In the latter, Platt inhabited the famous role originated by Nathan Lane, and he’s also played Nathan Detroit (in the classic “Guys & Dolls”) twice, another role immortalized by Lane in a Broadway revival.
“It wasn’t written for him, so you can take Nathan Detroit and make it your own,” Platt said. He was in “Guys & Dolls” in Savannah, and later at New Era Dinner Theater (Muscatine) in 2009.
He’s really enjoying being back performing with Brad Hauskins, the head Bootlegger, who stars in “The Outsider.”
Little books hit big
Platt has had a trio of middle-grade graphic novels (“Middle School Misadventures”) published by Little, Brown and the original “Middle School Misadventures” (2019) has been republished in new translations by different companies in seven countries over the past few years.
It has been translated for Turkey, Portugal, Israel, Poland, Netherlands, Norway and Finland with Platt’s iconic art.
The protagonist of “Middle School Misadventures” is Newell, a sixth-grader who is a grown-up version of the boy from Platt’s online comic “Mister & Me.” He created that comic when his son Wyeth, whose nickname was Mister, was 5, and he remains that age in the comic.
In 2008, Platt came up with the comic purely as an homage to his relationship to his son, but later the web comic was adapted by Western Illinois University’s theatre department and toured the region. And eventually, Mister & Me became the basis of the graphic novel series.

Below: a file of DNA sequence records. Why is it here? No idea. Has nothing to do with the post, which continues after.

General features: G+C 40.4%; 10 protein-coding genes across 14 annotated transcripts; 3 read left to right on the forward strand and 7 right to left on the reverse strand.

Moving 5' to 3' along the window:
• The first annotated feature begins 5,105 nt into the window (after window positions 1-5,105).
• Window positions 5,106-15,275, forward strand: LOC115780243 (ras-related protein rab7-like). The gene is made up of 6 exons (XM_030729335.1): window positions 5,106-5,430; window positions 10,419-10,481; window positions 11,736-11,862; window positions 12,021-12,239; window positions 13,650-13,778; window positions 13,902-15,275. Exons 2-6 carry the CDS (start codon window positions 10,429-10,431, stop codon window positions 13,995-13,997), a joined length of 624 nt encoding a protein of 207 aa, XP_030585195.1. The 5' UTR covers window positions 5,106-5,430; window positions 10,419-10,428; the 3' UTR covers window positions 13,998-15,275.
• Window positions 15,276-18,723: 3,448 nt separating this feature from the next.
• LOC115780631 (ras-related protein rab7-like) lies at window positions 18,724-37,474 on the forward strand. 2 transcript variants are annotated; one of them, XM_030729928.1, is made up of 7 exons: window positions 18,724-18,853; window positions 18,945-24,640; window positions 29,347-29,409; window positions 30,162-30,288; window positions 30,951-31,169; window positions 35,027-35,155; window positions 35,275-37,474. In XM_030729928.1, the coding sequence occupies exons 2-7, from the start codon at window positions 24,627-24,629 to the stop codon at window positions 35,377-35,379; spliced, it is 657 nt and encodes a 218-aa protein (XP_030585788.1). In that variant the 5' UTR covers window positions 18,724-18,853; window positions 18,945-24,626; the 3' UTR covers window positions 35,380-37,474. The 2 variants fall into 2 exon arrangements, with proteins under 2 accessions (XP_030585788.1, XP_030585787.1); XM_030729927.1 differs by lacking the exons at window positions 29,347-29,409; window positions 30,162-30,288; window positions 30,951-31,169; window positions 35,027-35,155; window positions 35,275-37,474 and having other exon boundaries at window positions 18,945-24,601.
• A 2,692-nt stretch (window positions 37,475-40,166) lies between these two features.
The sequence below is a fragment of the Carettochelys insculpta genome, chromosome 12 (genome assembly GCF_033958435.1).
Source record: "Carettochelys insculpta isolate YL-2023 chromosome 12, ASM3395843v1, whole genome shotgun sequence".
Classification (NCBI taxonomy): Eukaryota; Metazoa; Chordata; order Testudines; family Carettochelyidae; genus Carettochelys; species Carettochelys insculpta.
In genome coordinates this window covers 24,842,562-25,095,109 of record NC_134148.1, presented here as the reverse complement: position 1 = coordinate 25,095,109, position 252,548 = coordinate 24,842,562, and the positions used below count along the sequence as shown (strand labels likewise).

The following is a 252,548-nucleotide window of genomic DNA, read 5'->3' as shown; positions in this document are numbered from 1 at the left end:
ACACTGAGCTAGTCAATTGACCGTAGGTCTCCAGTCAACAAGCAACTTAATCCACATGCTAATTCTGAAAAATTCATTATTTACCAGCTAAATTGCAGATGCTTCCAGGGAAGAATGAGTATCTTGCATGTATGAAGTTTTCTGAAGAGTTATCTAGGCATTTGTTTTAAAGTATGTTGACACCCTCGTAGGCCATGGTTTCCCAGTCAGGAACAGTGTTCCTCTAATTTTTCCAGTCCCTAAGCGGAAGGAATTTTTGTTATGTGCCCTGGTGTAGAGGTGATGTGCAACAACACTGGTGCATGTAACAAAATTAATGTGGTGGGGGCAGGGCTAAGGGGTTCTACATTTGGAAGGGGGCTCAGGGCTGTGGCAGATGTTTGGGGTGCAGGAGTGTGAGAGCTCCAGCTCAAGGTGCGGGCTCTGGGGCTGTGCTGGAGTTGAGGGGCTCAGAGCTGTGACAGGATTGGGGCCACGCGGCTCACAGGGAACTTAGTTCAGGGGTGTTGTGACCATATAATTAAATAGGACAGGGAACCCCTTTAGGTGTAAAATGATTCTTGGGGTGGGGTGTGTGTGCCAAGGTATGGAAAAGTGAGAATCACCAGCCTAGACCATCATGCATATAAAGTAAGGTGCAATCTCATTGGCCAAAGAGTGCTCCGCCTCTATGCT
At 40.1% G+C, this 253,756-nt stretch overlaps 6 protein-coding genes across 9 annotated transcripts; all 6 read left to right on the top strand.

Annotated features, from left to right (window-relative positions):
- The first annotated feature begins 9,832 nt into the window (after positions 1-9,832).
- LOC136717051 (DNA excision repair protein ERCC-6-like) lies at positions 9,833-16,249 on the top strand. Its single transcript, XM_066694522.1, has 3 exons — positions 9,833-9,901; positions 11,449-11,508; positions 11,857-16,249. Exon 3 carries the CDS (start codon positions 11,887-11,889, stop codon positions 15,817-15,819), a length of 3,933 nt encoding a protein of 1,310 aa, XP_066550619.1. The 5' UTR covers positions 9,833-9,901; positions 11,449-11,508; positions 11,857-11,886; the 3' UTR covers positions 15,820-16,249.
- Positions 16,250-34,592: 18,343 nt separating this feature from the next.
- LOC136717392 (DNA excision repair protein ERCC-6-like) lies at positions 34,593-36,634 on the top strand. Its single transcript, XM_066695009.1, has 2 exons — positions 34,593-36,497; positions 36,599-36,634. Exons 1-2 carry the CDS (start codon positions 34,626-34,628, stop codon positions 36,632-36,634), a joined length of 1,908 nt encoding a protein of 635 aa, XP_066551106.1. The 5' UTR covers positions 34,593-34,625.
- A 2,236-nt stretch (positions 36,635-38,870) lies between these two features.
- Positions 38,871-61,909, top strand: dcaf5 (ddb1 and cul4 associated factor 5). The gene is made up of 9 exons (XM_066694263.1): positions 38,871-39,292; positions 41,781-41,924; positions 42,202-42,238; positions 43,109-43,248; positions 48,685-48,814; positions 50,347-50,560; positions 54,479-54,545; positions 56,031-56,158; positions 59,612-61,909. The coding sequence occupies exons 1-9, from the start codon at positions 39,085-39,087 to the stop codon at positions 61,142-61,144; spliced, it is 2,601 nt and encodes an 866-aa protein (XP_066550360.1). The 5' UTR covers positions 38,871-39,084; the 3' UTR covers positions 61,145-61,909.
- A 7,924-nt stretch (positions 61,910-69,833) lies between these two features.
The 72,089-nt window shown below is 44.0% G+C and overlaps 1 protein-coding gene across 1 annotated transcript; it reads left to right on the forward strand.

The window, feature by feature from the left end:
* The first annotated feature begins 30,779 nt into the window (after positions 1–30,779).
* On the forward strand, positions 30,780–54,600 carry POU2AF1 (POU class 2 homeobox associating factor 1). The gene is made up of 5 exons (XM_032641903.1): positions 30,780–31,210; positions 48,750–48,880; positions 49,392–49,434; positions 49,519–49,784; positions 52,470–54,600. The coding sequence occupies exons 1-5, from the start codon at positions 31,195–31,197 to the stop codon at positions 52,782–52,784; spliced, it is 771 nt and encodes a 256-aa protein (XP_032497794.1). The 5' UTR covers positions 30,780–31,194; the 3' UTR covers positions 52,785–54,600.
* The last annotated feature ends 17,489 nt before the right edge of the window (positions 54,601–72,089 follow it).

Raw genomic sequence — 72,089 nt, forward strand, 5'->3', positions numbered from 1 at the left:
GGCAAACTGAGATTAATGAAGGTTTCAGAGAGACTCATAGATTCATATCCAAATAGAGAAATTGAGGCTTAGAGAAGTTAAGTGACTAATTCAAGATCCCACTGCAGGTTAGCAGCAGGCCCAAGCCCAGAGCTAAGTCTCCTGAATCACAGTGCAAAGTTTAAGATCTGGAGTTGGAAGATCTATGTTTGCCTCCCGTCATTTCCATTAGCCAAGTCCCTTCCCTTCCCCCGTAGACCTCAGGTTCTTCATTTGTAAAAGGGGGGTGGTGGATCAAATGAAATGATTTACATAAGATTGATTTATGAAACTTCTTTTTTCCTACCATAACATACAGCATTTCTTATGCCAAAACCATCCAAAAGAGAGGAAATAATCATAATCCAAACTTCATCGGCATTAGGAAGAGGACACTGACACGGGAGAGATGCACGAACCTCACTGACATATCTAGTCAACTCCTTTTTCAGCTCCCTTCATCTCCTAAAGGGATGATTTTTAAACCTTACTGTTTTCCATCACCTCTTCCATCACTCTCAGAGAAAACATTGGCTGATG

“I tell people I’m in the business of making people happy. I can’t think of a better way to spend my days, can you?” he wrote for his website bio.
The Middle School Misadventures series features a group of friends as they navigate the ins and outs of middle school and its unpredictable predicaments.
Platt was originally contracted for two books – the second was “Operation Hat Heist” (2020) and the publisher extended for him to do the third one, “Dance Disaster” (2022).
Each book took about a year to create – writing, penciling, inking, coloring and editing. In the heat of each, Platt worked 18-hour days, seven days a week. The translated versions were orchestrated through his agent, and are released by different publishers.
“I have nothing to do with it,” Platt said of the foreign versions. “One of the things I’m very impressed with is all the hand-lettering they do. It’s really exciting.”
He has Little, Brown send each country his original electronic page files without the English text.
“The only time they contact me is if they have a translation question,” Platt said, noting Newell calls his dad “Poppio,” which they didn’t understand but is a term of endearment.